Due to several causes, blindness was common in the ancient world. The blind were one of the groups to whom special protection was due; it was true piety to help them (Job 29.15) and a severe violation to mislead them (Lev. 19.14; Deut. 27.18). Blindness was a ritual blemish: the blind could not function as priests (Lev. 21.18), nor could blind animals be offered in sacrifice (Lev. 22.22; Deut. 15.21; Mal. 1.8). Although blindness was attributed to various physical causes, including old age (1 Kings 14.4; cf. Gen. 27.1; Deut. 34.7) and trauma (Tob. 2.10), it could be interpreted as divine punishment (Deut. 28.28; John 9.2). In the Gospels, healing the blind is one of the characteristic activities of Jesus (Matt. 9.27–30 par.; 11.5; 21.14; Mark 8.22–25; John 9.1–7), and it was interpreted as a messianic sign (Matt. 11.4 par.; Luke 4.18–21; see Isa. 35.5; 61.1–2).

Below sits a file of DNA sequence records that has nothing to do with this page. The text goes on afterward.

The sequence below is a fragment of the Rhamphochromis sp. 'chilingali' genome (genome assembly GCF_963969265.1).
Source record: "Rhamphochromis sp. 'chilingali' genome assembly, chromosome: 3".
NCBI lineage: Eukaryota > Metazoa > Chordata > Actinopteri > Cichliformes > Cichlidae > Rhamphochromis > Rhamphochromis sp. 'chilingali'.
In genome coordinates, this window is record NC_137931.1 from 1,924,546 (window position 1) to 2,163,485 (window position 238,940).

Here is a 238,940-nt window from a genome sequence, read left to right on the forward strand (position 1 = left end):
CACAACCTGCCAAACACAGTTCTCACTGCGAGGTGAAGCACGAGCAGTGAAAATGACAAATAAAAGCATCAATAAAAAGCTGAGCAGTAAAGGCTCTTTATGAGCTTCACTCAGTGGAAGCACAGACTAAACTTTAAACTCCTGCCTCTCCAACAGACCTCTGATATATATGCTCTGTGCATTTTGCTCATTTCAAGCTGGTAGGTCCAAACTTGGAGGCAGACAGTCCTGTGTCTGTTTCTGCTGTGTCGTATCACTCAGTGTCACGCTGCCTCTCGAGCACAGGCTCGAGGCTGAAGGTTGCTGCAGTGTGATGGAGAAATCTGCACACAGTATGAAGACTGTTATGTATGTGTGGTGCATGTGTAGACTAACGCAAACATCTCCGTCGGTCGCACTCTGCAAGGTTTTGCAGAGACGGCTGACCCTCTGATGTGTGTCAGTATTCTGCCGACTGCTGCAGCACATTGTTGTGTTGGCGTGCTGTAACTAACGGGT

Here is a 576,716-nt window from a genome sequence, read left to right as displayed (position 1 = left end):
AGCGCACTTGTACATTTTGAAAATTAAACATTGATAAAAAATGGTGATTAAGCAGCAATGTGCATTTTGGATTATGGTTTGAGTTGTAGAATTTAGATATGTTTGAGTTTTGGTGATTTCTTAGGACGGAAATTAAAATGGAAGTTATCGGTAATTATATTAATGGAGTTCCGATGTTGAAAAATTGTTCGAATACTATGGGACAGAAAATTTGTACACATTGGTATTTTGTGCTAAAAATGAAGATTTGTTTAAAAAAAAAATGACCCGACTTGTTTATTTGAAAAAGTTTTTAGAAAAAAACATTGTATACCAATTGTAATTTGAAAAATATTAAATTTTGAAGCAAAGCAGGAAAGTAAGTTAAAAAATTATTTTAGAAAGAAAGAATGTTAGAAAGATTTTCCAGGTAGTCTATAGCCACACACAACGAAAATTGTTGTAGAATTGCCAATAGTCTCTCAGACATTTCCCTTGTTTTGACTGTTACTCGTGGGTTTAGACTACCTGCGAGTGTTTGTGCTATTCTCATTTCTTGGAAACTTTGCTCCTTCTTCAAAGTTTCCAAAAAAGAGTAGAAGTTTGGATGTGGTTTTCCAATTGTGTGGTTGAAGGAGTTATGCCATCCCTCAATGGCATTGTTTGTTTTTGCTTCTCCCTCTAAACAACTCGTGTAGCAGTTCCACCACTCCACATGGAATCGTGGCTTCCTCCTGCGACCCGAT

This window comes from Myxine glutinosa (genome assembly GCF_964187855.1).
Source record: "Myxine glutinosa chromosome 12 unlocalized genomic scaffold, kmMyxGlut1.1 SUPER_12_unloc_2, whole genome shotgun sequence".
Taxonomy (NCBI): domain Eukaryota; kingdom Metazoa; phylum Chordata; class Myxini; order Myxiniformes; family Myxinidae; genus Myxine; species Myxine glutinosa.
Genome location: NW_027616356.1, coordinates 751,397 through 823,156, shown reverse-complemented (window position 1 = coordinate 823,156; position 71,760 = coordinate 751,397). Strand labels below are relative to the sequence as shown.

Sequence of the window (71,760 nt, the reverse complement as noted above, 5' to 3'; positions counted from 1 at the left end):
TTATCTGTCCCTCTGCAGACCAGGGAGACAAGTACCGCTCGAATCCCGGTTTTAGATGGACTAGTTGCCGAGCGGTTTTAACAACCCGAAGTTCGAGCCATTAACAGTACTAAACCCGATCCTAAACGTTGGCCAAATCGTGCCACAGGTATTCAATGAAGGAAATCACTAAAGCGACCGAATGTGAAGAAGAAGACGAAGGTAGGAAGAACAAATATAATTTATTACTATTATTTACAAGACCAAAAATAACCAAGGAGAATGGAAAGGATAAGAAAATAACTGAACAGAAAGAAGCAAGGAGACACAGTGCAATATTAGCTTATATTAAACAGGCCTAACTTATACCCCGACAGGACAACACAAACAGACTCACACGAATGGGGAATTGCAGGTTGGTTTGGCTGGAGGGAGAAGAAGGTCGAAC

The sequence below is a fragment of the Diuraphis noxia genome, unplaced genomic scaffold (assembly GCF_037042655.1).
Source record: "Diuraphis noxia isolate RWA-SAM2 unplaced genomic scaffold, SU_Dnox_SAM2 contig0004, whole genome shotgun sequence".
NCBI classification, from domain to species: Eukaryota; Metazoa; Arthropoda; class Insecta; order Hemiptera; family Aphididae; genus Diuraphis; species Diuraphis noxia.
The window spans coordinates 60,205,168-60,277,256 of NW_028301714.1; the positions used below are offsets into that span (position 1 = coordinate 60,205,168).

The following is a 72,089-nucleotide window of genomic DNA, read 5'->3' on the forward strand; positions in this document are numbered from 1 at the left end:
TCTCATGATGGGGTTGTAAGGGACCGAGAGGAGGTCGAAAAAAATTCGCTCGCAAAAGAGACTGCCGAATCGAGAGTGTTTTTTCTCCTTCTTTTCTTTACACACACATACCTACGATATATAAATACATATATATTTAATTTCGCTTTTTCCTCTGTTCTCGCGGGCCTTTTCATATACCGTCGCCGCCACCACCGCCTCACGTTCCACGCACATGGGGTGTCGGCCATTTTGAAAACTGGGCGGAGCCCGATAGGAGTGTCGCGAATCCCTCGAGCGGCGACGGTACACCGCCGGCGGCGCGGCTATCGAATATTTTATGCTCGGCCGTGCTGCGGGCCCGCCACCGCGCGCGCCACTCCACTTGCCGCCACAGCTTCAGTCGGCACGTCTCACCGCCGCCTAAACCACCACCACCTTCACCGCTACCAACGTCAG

Blindness is also used metaphorically throughout the Bible. Isaiah 6.9 is a classical illustration, taken up repeatedly in the New Testament (Matt. 13.13–15 par.; John 12.39–41; Acts 28.26–27). The Pharisees are denounced in Matthew 15.14 as “blind guides of the blind” (cf. John 9.40–41), but for the author of the gospel of John, Jesus is the “light of the world” (8.12), that helps the blind see but can also blind the sighted (9.39).

Prosper Grech